Archive for December, 2010

Holiday Cards That Make Us Happy!

Posted on December 21, 2010. Filed under: Recommendations | Tags: , , , , , |

We’ve gotten some great holiday cards this year from our friends all over the place!

Yesterday, a beautiful card came in the mail from Nana Design, showing a cornucopia of fruits and veggies with the message that a portion of Nana’s proceeds are going to S.O.M.E.

And today, we got this fun e-card from 3 Degrees:

However, this video card from the super creative Arts and Humanities Council of Montgomery County, really takes the cake:  

Have you received any particularly cool cards this season?

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Clean Currents and CCAN carbon-offset Virginia Governor’s mansion

Posted on December 16, 2010. Filed under: Uncategorized | Tags: , , , , , |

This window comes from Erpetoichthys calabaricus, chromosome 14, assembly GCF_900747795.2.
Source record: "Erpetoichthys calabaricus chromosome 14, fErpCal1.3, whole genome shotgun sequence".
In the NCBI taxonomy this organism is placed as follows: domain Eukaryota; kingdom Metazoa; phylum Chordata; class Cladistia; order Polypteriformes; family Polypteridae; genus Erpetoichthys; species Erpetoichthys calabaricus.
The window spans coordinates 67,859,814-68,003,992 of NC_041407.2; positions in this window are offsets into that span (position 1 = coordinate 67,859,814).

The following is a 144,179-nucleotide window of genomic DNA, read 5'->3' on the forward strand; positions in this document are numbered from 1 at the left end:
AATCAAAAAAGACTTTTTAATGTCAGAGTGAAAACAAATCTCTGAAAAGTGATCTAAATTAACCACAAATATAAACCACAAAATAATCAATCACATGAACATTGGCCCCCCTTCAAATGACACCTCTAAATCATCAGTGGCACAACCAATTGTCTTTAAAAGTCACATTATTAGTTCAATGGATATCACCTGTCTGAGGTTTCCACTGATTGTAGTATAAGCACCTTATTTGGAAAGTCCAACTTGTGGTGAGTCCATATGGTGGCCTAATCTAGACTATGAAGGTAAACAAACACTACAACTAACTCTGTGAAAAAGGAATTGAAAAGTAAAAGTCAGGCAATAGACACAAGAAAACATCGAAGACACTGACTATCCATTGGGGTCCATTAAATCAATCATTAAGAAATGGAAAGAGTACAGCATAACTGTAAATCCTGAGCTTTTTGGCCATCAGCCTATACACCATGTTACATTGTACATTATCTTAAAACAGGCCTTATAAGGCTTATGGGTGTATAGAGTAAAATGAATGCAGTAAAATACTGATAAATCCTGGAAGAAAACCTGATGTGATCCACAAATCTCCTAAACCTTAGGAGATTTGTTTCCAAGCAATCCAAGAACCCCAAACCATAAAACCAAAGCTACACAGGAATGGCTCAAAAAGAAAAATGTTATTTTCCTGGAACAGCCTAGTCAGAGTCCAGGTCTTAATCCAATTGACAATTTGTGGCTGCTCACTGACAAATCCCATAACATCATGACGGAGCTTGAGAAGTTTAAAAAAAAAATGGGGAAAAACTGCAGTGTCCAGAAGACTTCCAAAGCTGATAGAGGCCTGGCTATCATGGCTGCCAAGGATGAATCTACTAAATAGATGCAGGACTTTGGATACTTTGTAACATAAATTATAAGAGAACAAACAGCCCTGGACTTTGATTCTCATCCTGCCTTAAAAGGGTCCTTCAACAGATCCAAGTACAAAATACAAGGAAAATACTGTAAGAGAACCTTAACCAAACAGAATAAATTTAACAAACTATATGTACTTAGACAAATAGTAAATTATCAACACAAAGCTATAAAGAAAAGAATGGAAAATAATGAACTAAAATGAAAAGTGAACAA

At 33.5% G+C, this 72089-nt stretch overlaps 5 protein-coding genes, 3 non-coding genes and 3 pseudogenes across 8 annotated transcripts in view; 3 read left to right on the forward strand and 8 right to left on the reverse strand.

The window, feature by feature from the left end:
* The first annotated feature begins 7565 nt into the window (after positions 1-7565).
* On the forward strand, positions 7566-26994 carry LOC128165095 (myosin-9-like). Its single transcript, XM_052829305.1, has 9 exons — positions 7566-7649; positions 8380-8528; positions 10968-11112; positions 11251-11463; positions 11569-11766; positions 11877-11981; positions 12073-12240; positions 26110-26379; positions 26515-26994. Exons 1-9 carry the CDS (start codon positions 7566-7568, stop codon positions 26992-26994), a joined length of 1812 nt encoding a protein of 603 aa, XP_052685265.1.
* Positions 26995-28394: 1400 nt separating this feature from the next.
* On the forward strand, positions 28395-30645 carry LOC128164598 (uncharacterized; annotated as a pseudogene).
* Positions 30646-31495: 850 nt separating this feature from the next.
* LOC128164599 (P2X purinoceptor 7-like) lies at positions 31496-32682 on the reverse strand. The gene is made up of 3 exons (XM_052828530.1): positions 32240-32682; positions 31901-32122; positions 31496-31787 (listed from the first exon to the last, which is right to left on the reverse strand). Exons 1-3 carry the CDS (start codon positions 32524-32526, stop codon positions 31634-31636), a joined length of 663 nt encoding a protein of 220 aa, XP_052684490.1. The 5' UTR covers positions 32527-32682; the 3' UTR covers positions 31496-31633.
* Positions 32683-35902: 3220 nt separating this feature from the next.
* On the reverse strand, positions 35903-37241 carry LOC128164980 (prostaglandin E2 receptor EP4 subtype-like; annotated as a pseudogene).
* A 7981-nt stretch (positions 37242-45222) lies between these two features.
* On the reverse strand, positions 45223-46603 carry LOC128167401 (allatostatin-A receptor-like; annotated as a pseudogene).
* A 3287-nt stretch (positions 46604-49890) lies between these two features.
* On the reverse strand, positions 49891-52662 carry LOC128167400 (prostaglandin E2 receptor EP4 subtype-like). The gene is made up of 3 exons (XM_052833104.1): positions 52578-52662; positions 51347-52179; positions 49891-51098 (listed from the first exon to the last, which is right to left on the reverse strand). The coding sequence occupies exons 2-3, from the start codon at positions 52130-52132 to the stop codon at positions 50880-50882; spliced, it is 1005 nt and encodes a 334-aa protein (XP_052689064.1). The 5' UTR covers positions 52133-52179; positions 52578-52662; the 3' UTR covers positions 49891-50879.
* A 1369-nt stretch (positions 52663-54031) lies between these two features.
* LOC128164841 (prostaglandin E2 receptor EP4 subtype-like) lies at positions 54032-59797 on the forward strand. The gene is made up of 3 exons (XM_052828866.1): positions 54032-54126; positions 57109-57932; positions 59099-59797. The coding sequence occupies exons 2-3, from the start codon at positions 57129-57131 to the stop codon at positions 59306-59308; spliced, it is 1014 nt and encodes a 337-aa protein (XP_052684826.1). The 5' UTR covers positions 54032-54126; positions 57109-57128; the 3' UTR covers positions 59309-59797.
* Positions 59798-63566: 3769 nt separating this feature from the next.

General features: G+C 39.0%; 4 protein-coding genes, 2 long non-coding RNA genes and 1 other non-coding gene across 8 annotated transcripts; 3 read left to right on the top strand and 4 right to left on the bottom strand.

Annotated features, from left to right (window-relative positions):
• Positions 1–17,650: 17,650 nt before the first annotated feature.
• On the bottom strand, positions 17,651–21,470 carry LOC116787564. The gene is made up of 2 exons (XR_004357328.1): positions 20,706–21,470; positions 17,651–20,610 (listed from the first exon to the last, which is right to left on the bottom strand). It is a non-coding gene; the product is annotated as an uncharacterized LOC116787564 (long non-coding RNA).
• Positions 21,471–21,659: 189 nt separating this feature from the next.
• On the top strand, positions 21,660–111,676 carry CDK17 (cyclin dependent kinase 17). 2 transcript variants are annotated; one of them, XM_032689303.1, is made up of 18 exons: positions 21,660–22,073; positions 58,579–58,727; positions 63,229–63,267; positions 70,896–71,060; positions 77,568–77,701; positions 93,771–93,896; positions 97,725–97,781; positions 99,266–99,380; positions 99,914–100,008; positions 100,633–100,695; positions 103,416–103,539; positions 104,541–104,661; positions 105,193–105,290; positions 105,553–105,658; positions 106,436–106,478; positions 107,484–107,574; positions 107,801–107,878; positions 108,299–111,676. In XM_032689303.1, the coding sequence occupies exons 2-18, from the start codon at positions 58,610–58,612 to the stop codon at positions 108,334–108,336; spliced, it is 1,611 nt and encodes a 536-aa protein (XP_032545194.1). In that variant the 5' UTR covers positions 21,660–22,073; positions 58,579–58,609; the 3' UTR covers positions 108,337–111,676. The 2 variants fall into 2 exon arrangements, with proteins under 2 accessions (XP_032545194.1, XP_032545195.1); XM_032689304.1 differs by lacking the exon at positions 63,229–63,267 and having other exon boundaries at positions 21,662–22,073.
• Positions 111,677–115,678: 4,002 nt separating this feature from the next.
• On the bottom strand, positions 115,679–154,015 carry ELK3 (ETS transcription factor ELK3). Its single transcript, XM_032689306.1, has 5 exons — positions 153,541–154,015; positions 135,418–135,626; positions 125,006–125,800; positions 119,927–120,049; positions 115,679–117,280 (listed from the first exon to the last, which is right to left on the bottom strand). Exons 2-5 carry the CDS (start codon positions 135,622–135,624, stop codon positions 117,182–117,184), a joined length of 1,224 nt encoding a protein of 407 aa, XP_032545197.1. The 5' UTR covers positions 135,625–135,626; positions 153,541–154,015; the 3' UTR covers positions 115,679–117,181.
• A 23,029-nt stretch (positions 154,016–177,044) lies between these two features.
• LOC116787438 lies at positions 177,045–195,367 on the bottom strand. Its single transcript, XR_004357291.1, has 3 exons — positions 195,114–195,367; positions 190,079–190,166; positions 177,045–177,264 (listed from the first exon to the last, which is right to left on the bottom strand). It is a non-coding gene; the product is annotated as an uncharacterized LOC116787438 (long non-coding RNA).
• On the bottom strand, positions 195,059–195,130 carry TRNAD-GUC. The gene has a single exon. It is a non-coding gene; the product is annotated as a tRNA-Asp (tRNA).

Watch the vid here:

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Clean Currents Cycling: DC Velo

Posted on December 16, 2010. Filed under: Uncategorized | Tags: , , |

For several years now, Clean Currents has been the title sponsor of the DC Velo cycling team, a leading cycling club in the DC metro area. Here are some pictures of this years team.

Congrats on a great season!

Full Team

Jason and Mark: Winners of the 30+ and 50+ Team Pursuit

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What Our Customers Are Saying About Us

Posted on December 8, 2010. Filed under: Uncategorized |

Clean Currents has 500 commercial customers and we continue to sign up new businesses everyday. Many of these companies are spreading the word about wind power through our Affiliate Program. In turn, our affiliates earn rewards when individuals sign-up their homes for Clean Currents wind power.

Want to get your organization involved in this benefit program and help spread the clean energy effect? Contact Kristin Schulz at kschulz@cleancurrents.com for more information.